‘ACADEMIC PRESS DICTIONARY’ TACKLES TECHNO-BABBLE

By: Charles Bowen

Science Jargon Translated For Readers


To use the resource, visit the site at http://www.harcourt.com/dictionary

Close your books. It’s time for the pop quiz.

What is acid sludge? Military geology? A flame bucket? If a
neurologist speaks of “Aristotle’s anomaly,” what the heck is he
talking about? If a surgeon’s report mentions a “McBurney’s
incision,” can you find out where she cut? If a cardiologist
refers to “deep-vein thrombosis,” how can you translate that into
English for your readers?

And then there’s the murky language of the mind. What do
psychologists really mean when they speak of associative
inhibitions, functional fixedness and neurasthenic neurosis? The
language of science and technology, often flirting with outright
jargon, is a daily reality for journalists.

I don’t know what we thought the “Information Age” would be like,
but in practice it has meant an explosion in these technical
terms from the ever-more specialized segments of our society. It
is a waste of time to merely rail against “techno-babble.” Savvy
newsrooms are taking the responsibility of trying to explain and
elaborate on these often mind-numbing terms.

But where can you find the source for reliable definitions?
Harcourt Inc., a major publisher of reference works, and its
Academic Press unit, have provided the place in cyberspace. The
Academic Press Dictionary of Science and Technology, the largest
scientific dictionary in the English language, now is online,
enabling you to search more than 130,000 terms in multiple
categories.

To use the resource, visit the site (http://www.harcourt.com/dictionary),
where a search box is provided at the top of a
no-nonsense introductory page. Enter a word or phrase and either
click the “Go” button or press the equivalent key.

If the site finds more than one entry matching your query, it
lists them with hyperlinks, inviting you to click the one you
seek. The term is then listed with a pronunciation key,
definitions, cross-references, etymology, and in a number of
cases, a link to sound files that pronounce it for you.

Alternatively, you also can browse the reference works by
scientific field. On the introductory page are links to some 125
subcategories, grouped under:

Engineering Sciences. Click here to reach lexicons of fields as
diverse as agriculture, agronomy, architecture, aviation,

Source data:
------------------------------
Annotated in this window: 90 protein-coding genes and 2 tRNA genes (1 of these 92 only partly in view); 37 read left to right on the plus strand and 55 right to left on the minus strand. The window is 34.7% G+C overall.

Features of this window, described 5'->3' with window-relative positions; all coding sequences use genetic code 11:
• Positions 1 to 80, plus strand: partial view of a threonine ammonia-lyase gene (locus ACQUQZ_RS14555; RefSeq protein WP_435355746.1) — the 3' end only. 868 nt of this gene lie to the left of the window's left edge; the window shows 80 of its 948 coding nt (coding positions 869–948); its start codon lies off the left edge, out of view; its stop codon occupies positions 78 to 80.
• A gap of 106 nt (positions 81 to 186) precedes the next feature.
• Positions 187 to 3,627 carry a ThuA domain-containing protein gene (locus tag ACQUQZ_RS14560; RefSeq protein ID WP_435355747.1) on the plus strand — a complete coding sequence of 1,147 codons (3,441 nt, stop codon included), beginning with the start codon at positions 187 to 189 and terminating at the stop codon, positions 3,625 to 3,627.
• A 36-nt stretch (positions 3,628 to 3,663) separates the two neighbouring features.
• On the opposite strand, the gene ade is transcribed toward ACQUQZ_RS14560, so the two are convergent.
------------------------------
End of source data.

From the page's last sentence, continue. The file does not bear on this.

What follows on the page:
telecommunications, textiles, and transportation.
Life Sciences. This includes biochemistry, biology, ecology,
forestry, nutrition, physiology, toxicology, and zoology.
Medical Sciences. Linking from here are subcategories such as
cardiology, hematology, neurology, oncology, pathology,
pharmacology, radiology, surgery, and veterinary medicine.
Physical Sciences. This offers links to fields such as
acoustics, astronomy, chemistry, electronics, geology,
meteorology, mineralogy, nuclear physics, oceanography, optics,
particle physics, and volcanology.
Mathematics & Computers. Featured here are the terms associated
with artificial intelligence, chaotic dynamics, computer
programming, and statistics.
Social Sciences. Here are connections to subcategories such as
anthropology, archaeology, behavior, geography, linguistics, and
psychology.
General & Miscellaneous. Included here are abbreviations,
bibliographies, and a host of other material.

Other considerations in using the site for your writing and
editing:

For an explanation of the format and conventions used in the
dictionary’s entries, click the link labeled “Find out more about
the Dictionary” on the introductory page. A resulting screen
gives you links to the work’s preface and foreword, as well as a
discussion of abbreviations used and the fields covered.
Harcourt has other reference resources linked from the page.
To reach them, scroll to the bottom of the introductory screen to
the data-entry box labeled “Visit another area.” Click the down
arrow beside the box and select a section from the drop-down
menu, choosing from topics such as “K-12 educators &
librarians,”college educators,” “adult learners and continuing
ed.,” and so on. Click the “Go” button to reach the selected
area.
If the dictionary turns out to be something you’ll use often
in your work, you might want to buy a copy on CD-ROM. A link to
an online ordering site is listed on the introductory page.



Bowen writes columns, articles and books from West Virginia, and is host of the daily Internet News syndicated radio show (http://www.netnewstoday.com).
charlesbowen@compuserve.com


Copyright 2001, Editor & Publisher

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